Patent Working Requirements and Complex Products

Patent working requirements exist throughout the world
to ensure that the exclusive rights granted through patents result in an
economic benefit to the granting jurisdiction. In India, if a patent is not
locally worked within three years of its issuance, any person may request a
compulsory license, and if the patent is not adequately worked within two years
of the grant of such a compulsory license, it may be revoked. The potency of
India’s patent working requirement was demonstrated by the 2012 issuance of a
compulsory license for Bayer’s patented drug Nexavar. In order to provide the
public with information about patent working, India requires every patentee to
file an annual statement on “Form 27” describing the working of each of its
issued Indian patents.

We conducted the first comprehensive and systematic
study of all Forms 27 filed in India with respect to a key industry sector:
mobile devices. We obtained from public online records 4,916 valid Forms 27,
corresponding to 3,126 mobile device patents. These represented only 20.1% of
all Forms 27 that should have been filed and corresponded to only 72.5% of all
mobile device patents for which Forms 27 should have been filed. Forms 27 were
missing for almost all patentees, and even among Forms 27 that were obtained,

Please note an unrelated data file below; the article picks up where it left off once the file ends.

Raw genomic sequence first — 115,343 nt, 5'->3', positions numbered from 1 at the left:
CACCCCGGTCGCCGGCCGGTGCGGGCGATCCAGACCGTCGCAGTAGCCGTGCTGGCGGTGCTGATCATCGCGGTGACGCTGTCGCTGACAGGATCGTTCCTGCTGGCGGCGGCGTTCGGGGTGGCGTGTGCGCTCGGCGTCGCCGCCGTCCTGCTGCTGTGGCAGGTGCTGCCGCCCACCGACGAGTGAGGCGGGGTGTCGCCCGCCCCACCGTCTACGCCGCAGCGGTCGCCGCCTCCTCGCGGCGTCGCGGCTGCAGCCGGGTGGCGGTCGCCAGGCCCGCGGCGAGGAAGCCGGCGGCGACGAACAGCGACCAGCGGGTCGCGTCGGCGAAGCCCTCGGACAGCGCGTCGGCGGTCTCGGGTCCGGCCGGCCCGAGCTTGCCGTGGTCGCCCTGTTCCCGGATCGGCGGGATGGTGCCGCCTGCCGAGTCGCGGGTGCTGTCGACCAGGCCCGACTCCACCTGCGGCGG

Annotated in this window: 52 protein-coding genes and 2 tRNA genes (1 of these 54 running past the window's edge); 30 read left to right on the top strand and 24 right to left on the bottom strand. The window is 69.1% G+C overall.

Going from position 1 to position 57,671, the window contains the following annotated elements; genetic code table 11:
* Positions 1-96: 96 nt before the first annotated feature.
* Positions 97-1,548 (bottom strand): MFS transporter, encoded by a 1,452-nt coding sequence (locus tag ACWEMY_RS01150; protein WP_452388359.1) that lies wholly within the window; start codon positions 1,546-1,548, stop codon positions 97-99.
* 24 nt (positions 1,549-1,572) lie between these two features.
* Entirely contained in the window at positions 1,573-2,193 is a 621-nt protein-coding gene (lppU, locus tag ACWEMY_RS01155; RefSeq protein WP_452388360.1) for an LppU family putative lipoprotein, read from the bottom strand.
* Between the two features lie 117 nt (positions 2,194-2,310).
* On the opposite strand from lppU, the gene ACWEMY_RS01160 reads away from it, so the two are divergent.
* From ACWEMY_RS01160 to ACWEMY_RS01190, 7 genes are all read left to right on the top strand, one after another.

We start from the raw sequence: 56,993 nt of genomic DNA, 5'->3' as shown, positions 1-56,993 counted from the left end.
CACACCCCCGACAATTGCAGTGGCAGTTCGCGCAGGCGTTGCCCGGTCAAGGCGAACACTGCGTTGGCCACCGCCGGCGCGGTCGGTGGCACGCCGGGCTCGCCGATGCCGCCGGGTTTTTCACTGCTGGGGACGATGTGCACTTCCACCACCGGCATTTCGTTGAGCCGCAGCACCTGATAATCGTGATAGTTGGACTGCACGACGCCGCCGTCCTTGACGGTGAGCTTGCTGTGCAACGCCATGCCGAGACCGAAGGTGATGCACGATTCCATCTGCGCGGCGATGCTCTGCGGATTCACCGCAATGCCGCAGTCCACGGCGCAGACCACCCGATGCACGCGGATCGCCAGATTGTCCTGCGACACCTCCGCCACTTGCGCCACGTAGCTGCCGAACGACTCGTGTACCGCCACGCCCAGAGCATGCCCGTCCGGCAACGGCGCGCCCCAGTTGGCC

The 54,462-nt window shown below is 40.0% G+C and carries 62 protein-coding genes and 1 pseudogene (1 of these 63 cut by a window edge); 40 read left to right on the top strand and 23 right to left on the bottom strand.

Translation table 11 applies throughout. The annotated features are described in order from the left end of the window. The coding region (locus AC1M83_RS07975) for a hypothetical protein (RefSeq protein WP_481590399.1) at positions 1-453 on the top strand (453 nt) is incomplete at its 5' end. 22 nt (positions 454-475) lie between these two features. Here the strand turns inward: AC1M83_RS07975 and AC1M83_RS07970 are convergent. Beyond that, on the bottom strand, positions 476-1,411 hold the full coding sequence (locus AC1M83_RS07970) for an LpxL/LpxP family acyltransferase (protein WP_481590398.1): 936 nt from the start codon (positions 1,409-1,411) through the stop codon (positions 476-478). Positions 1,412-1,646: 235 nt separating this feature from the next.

almost none contained useful information regarding the working of the subject
patents or fully complying with the informational requirements of the Indian
Patent Rules. Patentees adopted drastically different positions regarding the
definition of patent working, while several significant patentees claimed that
they or their patent portfolios were simply too large to enable the reporting
of required information. Many patentees simply omitted required descriptive
information from their Forms 27 without explanation.

It is likely that a
combination of factors have led to this high degree of non-compliance, namely
technical and administrative failures of the Indian Patent Office, and
inadvertent or deliberate omissions by patent holders. However, it is also
likely that there are more fundamental issues concerning the very notion of
working requirements with respect to complex, multi-patent products. In effect,
products that embody dozens of technical standards and thousands of patents may
not necessarily be amenable to individual-level reporting of working, or even working
requirements themselves. We hope that this study will contribute to the ongoing
global conversation regarding the most appropriate means for collecting and
disseminating information regarding the working of patents.